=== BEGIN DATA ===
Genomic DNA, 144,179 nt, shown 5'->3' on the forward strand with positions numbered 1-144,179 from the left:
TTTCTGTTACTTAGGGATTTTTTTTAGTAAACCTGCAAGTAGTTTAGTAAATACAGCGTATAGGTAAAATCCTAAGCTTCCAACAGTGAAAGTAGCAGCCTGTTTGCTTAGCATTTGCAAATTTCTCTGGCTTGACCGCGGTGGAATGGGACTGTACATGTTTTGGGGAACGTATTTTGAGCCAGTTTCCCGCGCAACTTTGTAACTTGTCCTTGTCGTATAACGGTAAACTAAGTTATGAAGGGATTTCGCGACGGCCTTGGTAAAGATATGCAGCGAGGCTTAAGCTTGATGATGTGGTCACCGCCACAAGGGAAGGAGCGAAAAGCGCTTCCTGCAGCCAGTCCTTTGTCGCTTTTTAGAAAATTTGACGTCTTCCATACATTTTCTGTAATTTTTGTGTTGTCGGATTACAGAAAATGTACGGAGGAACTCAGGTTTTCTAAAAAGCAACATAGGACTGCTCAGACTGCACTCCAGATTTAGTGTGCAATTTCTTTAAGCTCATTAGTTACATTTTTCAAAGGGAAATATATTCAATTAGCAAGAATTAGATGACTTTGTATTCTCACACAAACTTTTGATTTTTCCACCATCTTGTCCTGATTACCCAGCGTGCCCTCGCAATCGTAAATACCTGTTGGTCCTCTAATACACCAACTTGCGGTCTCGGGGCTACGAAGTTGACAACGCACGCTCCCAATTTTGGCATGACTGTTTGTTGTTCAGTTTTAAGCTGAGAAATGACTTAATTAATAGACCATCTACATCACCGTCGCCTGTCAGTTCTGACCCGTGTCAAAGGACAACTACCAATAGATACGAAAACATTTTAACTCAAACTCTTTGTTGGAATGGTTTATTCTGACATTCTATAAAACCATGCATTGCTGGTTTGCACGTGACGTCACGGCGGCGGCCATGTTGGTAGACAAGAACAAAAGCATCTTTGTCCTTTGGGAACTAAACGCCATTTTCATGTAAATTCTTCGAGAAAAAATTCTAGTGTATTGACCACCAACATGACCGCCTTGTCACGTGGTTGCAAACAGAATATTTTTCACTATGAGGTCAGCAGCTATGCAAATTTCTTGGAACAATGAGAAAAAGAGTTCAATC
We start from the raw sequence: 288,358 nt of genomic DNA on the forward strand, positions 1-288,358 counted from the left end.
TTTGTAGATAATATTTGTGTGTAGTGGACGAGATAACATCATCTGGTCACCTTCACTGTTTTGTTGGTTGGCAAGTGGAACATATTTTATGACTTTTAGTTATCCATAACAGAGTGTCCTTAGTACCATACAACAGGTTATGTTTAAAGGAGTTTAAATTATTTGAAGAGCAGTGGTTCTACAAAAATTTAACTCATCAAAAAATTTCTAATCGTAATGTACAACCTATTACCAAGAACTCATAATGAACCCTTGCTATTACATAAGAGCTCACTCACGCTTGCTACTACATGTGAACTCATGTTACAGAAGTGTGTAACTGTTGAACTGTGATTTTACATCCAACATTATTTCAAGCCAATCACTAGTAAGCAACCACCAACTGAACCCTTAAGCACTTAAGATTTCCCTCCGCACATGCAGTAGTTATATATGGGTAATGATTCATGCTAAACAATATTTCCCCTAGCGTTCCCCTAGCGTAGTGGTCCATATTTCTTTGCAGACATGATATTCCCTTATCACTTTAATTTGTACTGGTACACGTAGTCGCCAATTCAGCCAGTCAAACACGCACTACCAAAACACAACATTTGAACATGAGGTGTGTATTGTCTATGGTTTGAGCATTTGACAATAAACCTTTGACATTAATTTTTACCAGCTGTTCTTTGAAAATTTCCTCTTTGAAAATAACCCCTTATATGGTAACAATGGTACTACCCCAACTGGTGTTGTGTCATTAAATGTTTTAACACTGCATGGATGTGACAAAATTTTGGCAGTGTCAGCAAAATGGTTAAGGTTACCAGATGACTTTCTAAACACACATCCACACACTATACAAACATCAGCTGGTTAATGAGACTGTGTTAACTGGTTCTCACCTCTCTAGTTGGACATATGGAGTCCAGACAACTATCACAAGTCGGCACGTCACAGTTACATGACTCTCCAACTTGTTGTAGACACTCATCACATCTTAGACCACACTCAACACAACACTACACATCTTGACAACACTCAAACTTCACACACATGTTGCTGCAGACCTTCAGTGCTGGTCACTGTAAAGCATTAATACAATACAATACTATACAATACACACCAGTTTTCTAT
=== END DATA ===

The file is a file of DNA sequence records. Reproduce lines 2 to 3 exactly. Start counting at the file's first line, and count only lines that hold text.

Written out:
TTTCTGTTACTTAGGGATTTTTTTTAGTAAACCTGCAAGTAGTTTAGTAAATACAGCGTATAGGTAAAATCCTAAGCTTCCAACAGTGAAAGTAGCAGCCTGTTTGCTTAGCATTTGCAAATTTCTCTGGCTTGACCGCGGTGGAATGGGACTGTACATGTTTTGGGGAACGTATTTTGAGCCAGTTTCCCGCGCAACTTTGTAACTTGTCCTTGTCGTATAACGGTAAACTAAGTTATGAAGGGATTTCGCGACGGCCTTGGTAAAGATATGCAGCGAGGCTTAAGCTTGATGATGTGGTCACCGCCACAAGGGAAGGAGCGAAAAGCGCTTCCTGCAGCCAGTCCTTTGTCGCTTTTTAGAAAATTTGACGTCTTCCATACATTTTCTGTAATTTTTGTGTTGTCGGATTACAGAAAATGTACGGAGGAACTCAGGTTTTCTAAAAAGCAACATAGGACTGCTCAGACTGCACTCCAGATTTAGTGTGCAATTTCTTTAAGCTCATTAGTTACATTTTTCAAAGGGAAATATATTCAATTAGCAAGAATTAGATGACTTTGTATTCTCACACAAACTTTTGATTTTTCCACCATCTTGTCCTGATTACCCAGCGTGCCCTCGCAATCGTAAATACCTGTTGGTCCTCTAATACACCAACTTGCGGTCTCGGGGCTACGAAGTTGACAACGCACGCTCCCAATTTTGGCATGACTGTTTGTTGTTCAGTTTTAAGCTGAGAAATGACTTAATTAATAGACCATCTACATCACCGTCGCCTGTCAGTTCTGACCCGTGTCAAAGGACAACTACCAATAGATACGAAAACATTTTAACTCAAACTCTTTGTTGGAATGGTTTATTCTGACATTCTATAAAACCATGCATTGCTGGTTTGCACGTGACGTCACGGCGGCGGCCATGTTGGTAGACAAGAACAAAAGCATCTTTGTCCTTTGGGAACTAAACGCCATTTTCATGTAAATTCTTCGAGAAAAAATTCTAGTGTATTGACCACCAACATGACCGCCTTGTCACGTGGTTGCAAACAGAATATTTTTCACTATGAGGTCAGCAGCTATGCAAATTTCTTGGAACAATGAGAAAAAGAGTTCAATC
We start from the raw sequence: 288,358 nt of genomic DNA on the forward strand, positions 1-288,358 counted from the left end.